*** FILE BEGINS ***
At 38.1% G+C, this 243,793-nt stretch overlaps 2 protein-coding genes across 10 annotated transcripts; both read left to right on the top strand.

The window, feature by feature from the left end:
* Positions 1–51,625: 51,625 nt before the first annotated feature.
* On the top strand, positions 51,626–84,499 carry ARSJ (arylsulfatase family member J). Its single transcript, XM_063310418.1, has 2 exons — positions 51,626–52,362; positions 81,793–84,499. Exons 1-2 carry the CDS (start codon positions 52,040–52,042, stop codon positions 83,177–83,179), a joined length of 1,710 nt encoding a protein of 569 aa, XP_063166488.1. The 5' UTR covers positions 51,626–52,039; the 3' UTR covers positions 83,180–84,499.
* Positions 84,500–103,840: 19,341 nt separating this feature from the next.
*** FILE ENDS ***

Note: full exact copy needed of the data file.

At 38.1% G+C, this 243,793-nt stretch overlaps 2 protein-coding genes across 10 annotated transcripts; both read left to right on the top strand.

The window, feature by feature from the left end:
* Positions 1–51,625: 51,625 nt before the first annotated feature.
* On the top strand, positions 51,626–84,499 carry ARSJ (arylsulfatase family member J). Its single transcript, XM_063310418.1, has 2 exons — positions 51,626–52,362; positions 81,793–84,499. Exons 1-2 carry the CDS (start codon positions 52,040–52,042, stop codon positions 83,177–83,179), a joined length of 1,710 nt encoding a protein of 569 aa, XP_063166488.1. The 5' UTR covers positions 51,626–52,039; the 3' UTR covers positions 83,180–84,499.
* Positions 84,500–103,840: 19,341 nt separating this feature from the next.